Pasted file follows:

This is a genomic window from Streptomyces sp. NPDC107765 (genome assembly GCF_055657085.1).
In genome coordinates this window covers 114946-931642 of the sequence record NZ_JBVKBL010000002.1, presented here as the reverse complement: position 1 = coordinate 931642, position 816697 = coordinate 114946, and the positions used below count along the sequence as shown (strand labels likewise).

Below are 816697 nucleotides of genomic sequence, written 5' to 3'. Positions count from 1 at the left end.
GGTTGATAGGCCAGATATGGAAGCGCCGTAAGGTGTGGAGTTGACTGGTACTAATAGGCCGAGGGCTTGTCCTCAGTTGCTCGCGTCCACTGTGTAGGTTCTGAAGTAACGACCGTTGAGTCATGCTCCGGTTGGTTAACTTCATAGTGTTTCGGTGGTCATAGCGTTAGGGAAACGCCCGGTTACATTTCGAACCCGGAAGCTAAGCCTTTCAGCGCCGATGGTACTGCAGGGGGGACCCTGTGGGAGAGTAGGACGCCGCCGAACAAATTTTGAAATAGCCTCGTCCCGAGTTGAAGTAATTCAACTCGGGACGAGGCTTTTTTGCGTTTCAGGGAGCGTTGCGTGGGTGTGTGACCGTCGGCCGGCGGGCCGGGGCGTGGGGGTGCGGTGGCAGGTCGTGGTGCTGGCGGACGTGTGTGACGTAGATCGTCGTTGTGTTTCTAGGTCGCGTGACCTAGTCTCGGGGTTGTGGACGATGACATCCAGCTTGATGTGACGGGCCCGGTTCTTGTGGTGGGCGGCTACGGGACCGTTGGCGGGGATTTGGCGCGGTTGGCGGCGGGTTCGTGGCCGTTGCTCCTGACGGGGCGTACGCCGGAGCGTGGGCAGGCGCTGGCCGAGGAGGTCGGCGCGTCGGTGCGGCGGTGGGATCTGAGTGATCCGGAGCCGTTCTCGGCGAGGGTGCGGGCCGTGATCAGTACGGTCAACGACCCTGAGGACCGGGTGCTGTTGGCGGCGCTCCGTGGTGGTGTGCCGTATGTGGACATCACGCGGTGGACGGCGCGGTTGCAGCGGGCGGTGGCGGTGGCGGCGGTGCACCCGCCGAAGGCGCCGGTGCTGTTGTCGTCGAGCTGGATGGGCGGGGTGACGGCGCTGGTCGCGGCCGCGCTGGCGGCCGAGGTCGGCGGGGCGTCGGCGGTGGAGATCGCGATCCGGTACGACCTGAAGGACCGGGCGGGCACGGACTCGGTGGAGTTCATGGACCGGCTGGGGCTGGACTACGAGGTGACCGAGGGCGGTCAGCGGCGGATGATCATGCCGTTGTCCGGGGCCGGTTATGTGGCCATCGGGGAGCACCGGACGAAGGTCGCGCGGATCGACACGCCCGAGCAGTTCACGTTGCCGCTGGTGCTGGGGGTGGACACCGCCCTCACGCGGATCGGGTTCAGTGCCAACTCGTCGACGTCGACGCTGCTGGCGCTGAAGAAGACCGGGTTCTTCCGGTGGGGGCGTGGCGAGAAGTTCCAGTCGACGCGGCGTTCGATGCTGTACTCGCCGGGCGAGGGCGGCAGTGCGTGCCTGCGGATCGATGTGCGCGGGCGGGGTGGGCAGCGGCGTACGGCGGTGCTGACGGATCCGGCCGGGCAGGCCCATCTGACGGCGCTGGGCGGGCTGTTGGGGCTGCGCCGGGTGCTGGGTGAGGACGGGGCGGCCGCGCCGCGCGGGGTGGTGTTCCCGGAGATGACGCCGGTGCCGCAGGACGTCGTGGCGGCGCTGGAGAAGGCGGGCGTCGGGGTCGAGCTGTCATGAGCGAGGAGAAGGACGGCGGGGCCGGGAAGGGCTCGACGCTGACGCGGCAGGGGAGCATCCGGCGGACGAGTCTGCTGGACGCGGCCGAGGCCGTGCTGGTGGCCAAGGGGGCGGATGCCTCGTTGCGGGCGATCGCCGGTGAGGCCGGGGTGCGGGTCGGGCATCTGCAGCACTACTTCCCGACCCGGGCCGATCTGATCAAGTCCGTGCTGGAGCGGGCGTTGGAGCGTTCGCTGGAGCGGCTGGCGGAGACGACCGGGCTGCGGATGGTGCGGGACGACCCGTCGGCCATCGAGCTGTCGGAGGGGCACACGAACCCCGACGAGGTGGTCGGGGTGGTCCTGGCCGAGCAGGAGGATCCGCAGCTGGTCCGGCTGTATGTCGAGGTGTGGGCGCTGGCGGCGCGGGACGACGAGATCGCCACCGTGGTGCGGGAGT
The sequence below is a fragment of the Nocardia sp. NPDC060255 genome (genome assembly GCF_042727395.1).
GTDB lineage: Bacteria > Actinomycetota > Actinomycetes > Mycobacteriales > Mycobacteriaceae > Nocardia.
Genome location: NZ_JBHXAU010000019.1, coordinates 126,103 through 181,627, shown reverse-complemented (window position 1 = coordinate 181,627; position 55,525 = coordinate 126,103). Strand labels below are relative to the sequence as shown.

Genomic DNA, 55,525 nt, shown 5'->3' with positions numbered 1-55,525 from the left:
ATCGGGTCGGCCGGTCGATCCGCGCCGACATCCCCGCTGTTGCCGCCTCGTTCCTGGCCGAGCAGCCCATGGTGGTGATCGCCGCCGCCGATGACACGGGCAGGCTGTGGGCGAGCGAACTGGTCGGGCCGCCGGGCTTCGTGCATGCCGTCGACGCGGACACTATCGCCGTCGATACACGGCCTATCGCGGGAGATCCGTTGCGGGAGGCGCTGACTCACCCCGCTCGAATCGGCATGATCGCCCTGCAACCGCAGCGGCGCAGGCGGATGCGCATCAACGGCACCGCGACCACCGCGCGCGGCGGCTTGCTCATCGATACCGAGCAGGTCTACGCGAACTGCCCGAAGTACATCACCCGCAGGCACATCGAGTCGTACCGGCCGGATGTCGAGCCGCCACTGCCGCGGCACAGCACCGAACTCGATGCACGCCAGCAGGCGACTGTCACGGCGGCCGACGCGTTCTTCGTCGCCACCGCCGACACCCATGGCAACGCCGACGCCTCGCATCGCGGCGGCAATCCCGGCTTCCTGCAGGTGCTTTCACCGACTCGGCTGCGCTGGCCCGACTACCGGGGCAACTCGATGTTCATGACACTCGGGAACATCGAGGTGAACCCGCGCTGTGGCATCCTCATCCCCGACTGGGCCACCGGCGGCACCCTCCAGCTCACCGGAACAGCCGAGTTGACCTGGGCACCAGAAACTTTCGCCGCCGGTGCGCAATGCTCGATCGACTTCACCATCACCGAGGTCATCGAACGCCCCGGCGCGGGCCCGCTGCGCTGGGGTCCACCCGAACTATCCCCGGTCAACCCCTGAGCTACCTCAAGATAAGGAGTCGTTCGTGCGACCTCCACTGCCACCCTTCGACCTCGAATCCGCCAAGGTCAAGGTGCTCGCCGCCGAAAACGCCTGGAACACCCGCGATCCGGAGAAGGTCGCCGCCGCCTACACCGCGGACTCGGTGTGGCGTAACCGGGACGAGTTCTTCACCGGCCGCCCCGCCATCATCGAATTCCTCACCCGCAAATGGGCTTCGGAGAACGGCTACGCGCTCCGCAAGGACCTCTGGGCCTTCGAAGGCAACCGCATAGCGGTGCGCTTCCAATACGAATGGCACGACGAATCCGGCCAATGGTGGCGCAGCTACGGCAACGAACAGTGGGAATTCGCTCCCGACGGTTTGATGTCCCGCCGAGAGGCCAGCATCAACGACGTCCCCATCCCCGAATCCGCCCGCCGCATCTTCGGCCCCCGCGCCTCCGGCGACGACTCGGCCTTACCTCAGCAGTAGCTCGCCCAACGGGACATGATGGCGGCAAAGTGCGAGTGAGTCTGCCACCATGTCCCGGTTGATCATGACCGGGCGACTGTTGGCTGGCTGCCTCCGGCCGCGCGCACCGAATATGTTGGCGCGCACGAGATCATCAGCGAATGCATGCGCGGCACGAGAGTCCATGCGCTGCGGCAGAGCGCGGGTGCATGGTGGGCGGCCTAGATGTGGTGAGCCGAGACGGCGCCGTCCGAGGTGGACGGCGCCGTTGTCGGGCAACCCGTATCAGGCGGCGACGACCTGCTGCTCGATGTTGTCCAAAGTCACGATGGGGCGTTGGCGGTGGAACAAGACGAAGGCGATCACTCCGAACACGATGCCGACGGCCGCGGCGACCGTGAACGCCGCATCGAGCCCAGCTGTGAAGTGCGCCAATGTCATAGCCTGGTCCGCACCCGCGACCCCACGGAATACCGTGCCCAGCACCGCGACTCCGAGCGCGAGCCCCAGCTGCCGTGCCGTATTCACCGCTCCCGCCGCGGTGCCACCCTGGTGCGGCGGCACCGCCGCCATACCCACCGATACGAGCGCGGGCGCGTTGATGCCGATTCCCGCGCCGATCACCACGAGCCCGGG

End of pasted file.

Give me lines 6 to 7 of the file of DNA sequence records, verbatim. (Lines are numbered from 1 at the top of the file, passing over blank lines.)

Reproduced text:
GTDB lineage: Bacteria > Actinomycetota > Actinomycetes > Mycobacteriales > Mycobacteriaceae > Nocardia.
Genome location: NZ_JBHXAU010000019.1, coordinates 126,103 through 181,627, shown reverse-complemented (window position 1 = coordinate 181,627; position 55,525 = coordinate 126,103). Strand labels below are relative to the sequence as shown.